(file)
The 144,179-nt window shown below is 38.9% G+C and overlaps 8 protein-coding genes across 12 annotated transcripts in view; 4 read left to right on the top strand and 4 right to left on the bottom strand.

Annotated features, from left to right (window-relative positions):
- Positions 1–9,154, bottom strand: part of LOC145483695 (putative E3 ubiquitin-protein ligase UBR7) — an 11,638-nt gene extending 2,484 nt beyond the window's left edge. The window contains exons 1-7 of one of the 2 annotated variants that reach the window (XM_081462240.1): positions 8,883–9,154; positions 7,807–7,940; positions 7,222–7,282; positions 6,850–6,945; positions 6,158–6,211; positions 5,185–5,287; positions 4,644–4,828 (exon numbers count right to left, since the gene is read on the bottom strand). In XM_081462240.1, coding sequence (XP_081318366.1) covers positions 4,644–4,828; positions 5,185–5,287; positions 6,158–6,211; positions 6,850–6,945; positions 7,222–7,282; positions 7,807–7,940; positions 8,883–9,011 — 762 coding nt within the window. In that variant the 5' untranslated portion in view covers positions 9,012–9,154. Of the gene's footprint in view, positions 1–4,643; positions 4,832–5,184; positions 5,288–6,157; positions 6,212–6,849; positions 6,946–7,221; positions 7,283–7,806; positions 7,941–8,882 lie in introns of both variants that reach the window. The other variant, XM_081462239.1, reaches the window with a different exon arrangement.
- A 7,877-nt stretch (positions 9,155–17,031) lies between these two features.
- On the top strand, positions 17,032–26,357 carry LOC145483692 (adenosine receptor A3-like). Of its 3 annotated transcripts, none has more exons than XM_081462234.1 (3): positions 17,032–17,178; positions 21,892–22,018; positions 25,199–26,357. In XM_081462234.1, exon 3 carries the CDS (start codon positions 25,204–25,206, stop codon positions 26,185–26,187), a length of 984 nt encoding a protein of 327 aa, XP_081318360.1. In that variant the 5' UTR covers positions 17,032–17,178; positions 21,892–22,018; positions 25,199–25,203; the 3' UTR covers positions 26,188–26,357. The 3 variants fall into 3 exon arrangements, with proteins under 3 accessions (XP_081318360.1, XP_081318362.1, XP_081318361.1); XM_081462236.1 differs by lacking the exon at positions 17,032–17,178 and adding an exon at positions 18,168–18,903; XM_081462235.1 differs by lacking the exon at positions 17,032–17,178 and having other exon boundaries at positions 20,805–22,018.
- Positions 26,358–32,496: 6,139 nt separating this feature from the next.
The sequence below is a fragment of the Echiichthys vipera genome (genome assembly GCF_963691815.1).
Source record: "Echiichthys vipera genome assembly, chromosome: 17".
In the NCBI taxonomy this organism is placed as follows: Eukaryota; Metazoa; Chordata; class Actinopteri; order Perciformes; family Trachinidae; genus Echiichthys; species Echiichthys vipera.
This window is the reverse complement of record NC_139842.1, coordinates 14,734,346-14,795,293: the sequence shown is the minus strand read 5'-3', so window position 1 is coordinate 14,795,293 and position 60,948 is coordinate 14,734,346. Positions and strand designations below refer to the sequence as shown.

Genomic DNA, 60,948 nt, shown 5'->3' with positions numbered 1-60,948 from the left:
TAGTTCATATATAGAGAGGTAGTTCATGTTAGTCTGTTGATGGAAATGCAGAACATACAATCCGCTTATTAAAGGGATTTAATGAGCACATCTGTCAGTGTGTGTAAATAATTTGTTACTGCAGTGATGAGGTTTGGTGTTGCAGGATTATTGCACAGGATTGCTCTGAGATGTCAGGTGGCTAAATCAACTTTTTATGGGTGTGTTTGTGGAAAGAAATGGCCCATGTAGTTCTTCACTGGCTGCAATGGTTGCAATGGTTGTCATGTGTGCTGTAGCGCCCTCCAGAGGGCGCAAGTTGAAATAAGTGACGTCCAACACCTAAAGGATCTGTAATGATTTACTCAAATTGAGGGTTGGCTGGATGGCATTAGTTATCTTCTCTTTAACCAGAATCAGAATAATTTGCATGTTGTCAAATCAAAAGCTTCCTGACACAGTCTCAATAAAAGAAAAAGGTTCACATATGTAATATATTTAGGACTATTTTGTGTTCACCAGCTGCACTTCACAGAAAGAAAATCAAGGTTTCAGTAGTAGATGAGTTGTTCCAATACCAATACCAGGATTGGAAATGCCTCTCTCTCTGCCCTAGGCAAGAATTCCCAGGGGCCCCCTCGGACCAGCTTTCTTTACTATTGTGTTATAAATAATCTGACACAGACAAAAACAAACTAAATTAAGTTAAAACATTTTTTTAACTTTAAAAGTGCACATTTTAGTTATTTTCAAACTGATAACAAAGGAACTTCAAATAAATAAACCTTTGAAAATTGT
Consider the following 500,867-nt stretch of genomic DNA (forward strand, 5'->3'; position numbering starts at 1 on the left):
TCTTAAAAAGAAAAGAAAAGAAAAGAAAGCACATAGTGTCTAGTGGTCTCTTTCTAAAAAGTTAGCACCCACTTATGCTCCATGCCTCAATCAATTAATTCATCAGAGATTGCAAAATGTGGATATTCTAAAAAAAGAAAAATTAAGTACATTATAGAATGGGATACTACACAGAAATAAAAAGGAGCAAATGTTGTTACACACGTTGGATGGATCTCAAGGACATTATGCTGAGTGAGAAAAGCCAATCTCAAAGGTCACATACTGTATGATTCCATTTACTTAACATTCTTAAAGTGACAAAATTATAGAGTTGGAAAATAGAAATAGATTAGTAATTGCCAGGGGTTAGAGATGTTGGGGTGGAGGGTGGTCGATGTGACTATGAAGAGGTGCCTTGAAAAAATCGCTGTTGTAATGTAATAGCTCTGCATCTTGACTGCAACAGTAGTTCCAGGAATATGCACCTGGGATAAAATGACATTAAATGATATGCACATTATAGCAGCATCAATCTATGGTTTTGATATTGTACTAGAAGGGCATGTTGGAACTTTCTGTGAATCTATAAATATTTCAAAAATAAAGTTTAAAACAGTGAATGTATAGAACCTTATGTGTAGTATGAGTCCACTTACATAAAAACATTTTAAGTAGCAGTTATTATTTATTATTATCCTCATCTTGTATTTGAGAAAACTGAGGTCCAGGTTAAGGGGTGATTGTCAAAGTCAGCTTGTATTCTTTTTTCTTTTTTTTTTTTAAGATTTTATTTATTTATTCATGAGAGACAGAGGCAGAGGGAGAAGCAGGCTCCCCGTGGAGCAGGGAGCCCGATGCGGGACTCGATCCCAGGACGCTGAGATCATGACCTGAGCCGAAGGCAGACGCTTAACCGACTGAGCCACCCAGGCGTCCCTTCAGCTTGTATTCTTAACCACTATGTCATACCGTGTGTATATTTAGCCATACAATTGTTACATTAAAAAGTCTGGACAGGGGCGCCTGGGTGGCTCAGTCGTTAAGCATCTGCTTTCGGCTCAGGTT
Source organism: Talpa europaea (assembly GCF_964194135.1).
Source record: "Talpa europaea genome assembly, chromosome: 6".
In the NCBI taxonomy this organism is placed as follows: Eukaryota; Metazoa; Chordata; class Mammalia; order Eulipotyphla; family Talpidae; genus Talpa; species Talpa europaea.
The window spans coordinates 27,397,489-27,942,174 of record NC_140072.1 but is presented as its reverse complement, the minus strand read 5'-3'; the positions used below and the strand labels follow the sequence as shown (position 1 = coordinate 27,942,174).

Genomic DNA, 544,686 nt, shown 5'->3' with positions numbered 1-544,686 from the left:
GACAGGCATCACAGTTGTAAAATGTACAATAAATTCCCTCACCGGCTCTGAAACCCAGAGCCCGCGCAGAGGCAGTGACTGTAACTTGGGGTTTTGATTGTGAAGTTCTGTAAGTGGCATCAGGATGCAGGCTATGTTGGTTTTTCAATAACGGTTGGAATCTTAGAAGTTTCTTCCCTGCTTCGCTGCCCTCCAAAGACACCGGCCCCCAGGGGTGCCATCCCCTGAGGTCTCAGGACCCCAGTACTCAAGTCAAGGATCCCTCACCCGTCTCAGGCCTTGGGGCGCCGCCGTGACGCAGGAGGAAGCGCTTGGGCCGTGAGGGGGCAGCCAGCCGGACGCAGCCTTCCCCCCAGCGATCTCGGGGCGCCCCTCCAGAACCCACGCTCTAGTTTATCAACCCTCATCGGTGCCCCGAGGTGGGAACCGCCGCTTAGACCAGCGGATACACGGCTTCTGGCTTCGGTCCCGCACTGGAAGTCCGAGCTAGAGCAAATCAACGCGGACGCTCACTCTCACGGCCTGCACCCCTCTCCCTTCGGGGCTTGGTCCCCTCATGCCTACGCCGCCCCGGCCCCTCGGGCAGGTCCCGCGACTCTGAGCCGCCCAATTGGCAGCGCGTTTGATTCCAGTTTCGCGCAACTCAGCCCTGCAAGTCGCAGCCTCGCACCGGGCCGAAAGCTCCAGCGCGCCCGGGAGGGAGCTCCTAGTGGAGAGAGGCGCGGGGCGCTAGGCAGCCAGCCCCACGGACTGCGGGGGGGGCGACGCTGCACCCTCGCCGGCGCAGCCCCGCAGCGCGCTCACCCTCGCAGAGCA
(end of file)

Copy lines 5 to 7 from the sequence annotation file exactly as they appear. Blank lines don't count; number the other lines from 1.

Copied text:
- On the top strand, positions 17,032–26,357 carry LOC145483692 (adenosine receptor A3-like). Of its 3 annotated transcripts, none has more exons than XM_081462234.1 (3): positions 17,032–17,178; positions 21,892–22,018; positions 25,199–26,357. In XM_081462234.1, exon 3 carries the CDS (start codon positions 25,204–25,206, stop codon positions 26,185–26,187), a length of 984 nt encoding a protein of 327 aa, XP_081318360.1. In that variant the 5' UTR covers positions 17,032–17,178; positions 21,892–22,018; positions 25,199–25,203; the 3' UTR covers positions 26,188–26,357. The 3 variants fall into 3 exon arrangements, with proteins under 3 accessions (XP_081318360.1, XP_081318362.1, XP_081318361.1); XM_081462236.1 differs by lacking the exon at positions 17,032–17,178 and adding an exon at positions 18,168–18,903; XM_081462235.1 differs by lacking the exon at positions 17,032–17,178 and having other exon boundaries at positions 20,805–22,018.
- Positions 26,358–32,496: 6,139 nt separating this feature from the next.
The sequence below is a fragment of the Echiichthys vipera genome (genome assembly GCF_963691815.1).